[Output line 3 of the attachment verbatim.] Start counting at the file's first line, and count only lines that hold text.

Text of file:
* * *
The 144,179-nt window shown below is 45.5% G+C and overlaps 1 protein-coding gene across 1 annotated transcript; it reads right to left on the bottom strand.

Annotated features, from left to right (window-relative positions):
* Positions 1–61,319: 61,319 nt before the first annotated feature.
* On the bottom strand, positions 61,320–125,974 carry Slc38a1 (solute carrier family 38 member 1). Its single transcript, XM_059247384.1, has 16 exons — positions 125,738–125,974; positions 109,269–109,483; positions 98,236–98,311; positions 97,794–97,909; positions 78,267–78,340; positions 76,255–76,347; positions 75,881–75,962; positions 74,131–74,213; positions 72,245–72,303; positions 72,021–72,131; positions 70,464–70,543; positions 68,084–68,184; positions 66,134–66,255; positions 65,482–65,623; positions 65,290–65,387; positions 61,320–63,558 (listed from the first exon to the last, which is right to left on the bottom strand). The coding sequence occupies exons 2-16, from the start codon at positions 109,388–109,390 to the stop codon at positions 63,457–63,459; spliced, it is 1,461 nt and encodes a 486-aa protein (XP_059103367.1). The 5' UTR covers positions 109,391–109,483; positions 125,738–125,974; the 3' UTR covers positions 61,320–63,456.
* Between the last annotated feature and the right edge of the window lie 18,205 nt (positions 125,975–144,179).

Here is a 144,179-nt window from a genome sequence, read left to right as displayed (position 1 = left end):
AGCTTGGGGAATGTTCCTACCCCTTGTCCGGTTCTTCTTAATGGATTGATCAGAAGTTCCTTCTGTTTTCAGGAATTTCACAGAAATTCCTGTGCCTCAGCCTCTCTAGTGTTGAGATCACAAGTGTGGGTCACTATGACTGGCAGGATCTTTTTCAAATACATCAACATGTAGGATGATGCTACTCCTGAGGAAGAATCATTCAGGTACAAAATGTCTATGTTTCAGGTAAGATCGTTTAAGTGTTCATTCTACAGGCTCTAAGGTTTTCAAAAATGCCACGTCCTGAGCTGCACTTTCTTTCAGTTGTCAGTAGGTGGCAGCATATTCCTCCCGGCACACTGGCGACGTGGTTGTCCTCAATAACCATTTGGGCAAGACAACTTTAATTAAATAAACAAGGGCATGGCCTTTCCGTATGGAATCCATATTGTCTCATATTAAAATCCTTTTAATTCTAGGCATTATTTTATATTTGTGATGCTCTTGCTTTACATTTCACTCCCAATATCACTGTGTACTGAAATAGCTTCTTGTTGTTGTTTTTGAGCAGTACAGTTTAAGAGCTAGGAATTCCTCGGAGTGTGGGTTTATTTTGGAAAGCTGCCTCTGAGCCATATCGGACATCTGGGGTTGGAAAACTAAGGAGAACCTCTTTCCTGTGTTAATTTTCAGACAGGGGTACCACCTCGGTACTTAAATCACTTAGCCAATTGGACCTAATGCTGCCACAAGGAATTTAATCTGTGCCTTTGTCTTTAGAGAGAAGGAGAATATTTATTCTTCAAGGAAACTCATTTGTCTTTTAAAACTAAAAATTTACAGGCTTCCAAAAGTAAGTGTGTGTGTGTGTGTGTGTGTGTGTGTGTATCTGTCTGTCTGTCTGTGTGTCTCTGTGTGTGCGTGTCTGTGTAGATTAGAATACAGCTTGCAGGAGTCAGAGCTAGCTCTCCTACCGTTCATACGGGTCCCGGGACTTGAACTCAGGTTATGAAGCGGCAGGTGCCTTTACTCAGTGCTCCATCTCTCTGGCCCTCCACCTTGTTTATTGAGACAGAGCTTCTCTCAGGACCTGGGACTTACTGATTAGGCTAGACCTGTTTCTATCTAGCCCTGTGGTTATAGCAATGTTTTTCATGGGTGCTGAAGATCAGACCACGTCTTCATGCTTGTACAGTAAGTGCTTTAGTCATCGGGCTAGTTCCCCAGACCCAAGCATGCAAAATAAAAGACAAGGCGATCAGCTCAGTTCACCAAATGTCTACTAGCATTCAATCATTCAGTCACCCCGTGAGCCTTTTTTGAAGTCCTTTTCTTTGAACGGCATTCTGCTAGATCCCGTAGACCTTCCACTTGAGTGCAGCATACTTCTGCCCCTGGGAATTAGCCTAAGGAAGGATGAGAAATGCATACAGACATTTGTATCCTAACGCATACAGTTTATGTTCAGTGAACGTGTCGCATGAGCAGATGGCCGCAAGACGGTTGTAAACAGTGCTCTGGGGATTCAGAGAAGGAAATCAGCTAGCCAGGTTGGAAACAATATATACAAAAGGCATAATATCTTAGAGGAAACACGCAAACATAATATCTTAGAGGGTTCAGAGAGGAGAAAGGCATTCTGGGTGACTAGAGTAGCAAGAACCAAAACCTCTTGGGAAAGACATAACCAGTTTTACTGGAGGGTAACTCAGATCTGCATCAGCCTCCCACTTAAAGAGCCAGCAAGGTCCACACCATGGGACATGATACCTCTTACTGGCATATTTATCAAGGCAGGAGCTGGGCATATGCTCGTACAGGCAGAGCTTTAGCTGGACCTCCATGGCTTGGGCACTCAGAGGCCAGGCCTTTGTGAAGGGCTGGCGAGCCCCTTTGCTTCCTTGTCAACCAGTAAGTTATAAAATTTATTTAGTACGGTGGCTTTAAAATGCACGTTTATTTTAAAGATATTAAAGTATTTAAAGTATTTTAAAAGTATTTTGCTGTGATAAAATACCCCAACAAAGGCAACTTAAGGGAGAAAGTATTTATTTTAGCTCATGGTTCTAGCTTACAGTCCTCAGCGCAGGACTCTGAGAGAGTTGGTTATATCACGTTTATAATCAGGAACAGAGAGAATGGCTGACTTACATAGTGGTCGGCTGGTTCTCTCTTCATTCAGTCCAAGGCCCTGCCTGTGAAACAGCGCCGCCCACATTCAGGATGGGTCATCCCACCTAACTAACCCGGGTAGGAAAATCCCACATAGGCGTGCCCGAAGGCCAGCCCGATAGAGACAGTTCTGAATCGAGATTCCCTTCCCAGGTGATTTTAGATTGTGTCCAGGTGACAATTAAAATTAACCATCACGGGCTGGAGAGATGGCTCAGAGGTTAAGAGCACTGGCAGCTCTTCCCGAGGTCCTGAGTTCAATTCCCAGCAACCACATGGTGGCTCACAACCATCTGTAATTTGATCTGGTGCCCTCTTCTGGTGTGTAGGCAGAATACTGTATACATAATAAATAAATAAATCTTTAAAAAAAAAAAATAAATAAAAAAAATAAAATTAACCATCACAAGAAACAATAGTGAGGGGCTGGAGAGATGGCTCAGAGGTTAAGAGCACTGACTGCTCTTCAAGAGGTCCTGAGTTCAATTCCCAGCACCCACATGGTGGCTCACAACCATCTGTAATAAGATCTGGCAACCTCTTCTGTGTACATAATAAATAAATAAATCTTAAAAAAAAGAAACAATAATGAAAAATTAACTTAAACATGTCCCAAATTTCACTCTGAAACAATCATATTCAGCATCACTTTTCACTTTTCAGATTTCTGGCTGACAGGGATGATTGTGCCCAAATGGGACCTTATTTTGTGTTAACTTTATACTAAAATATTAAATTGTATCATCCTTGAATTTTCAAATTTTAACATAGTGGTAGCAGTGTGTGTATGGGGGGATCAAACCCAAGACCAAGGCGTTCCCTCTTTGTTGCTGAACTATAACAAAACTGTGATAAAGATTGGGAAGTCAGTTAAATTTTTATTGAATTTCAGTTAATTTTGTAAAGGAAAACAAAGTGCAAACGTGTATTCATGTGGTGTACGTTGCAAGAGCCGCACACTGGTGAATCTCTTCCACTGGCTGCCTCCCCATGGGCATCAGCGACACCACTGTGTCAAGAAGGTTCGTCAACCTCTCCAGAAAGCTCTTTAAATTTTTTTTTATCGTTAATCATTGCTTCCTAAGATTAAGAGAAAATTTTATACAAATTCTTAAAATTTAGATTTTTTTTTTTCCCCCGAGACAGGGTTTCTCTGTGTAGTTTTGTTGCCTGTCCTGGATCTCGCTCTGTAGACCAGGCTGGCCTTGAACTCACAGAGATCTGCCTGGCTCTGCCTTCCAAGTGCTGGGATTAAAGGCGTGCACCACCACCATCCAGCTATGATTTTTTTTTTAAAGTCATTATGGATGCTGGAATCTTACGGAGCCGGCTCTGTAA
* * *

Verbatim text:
* Positions 1–61,319: 61,319 nt before the first annotated feature.